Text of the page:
Some time ago, car maker Mercedes Benz was proudly introducing a system that would brake for the driver in low visibility conditions if an obstacle presented itself in front of the car. It used radar to see through the mist, and it was an excellent idea.
So they gathered a bunch of journalists, explained what was going to happen, and then created artificial mist to obscure the drivers vision. Then, on with the demonstration:
What was the problem here? Apparently the driver forgot to turn the system on.
Last night I watched a video on the TED talks channel (recommended, a lot of interesting things in there) where Google presented a "self driving car". Here's the video in question:
While the guy speaks of a worthy cause - saving a million drivers a year, saving fuel, better highway flow - and the car seems to work quite well, I have a concern which is... I wouldn't get into a car without a driver.
Airplanes have autopilots that are able to pretty much take off, fly and navigate the aircraft and then land it, but I wouldn't get into an airplane with no pilots, would you?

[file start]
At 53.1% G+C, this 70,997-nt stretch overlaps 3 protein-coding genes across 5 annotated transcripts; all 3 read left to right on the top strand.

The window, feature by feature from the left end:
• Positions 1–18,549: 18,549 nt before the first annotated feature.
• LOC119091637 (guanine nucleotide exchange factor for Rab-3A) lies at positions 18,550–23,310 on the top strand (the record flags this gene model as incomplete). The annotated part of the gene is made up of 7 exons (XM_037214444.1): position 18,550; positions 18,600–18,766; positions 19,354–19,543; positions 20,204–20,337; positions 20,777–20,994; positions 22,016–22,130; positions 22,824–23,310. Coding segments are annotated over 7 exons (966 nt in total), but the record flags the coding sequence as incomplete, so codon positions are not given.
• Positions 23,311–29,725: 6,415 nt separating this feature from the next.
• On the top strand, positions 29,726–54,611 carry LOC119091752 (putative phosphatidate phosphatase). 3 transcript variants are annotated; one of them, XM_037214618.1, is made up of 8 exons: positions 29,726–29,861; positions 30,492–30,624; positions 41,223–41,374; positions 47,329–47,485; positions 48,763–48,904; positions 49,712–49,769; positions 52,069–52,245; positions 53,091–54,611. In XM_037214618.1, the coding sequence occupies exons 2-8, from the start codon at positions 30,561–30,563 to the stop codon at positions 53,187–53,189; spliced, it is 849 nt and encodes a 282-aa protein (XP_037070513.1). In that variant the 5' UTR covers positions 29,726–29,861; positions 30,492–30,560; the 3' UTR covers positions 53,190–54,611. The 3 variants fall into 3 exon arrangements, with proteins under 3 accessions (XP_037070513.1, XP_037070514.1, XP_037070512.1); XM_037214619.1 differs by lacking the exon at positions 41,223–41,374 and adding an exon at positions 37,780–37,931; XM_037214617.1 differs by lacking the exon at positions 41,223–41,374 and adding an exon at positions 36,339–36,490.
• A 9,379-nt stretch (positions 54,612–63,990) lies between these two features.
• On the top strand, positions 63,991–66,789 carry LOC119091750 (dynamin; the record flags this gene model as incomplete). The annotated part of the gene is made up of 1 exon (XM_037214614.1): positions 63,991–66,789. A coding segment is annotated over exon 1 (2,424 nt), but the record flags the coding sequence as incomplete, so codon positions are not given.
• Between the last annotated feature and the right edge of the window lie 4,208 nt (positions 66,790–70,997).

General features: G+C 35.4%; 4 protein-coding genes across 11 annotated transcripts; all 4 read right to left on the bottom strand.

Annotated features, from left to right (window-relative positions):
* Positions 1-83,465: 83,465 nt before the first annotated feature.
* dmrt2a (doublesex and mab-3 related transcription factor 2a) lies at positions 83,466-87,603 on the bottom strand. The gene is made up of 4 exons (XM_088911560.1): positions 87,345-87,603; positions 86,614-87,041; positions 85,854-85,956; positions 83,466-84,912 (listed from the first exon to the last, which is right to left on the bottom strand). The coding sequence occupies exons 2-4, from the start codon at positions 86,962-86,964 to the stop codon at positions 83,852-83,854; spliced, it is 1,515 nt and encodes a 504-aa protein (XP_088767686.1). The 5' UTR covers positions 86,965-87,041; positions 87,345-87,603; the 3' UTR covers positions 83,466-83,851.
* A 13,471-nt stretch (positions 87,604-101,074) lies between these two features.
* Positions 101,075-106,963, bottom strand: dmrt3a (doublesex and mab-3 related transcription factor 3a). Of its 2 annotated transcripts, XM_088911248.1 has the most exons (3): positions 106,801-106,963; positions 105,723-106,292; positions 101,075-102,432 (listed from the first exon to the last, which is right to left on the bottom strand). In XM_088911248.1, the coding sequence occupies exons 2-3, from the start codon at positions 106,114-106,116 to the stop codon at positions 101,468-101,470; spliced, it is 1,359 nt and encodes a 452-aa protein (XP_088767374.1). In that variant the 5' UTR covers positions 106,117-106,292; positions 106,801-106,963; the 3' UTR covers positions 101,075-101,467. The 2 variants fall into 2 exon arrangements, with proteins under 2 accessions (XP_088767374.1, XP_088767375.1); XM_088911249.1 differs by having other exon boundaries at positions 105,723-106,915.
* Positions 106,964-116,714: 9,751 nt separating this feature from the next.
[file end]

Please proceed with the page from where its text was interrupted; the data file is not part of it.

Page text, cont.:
In the case of the proposed car it's a bit different, it seems that, while it drives itself, the driver has to be present and in the driver's seat for it to work. But this leads to other problems, like, who wouldn't fall asleep if the car was doing everything itself and you just have to relax and monitor things? Specially on a long drive... who would enjoy "watching over" to check if the car is making mistakes or doing something wrong for 2 hours? Extremely boring, you're going to fall asleep
What happens when an eventuality does occur? When these robotic cars are circulating very accurately close to each other, as proposed by mr. Inventor there, and one of them does have a mechanical failure (cos they occur), let's say a blown tyre... it'd just skid to one of the sides slamming all the neatly packed cars and the pile up would be worse than human driven cars.
Another thing is that if future drivers are so removed from actually driving the car, then if they need to go into "manual mode", and they will eventually, they're going to be extremely shitty drivers. If you don't get practice, you're going to hit everything trying to make that car of yours fit into a garage that the robotic car is too dumb to get itself in to.
I am for driver aids such as Mercedes' failed system (when it works), giving the driver more information by means of radar, or other technologies such as infrared, to see further in the dark, or to detect a man walking in the middle of the street in a foggy morning, alerting the driver to the danger or even braking in his stead. But not robot cars that take over the whole business of driving, that's too much, and it can be dangerous.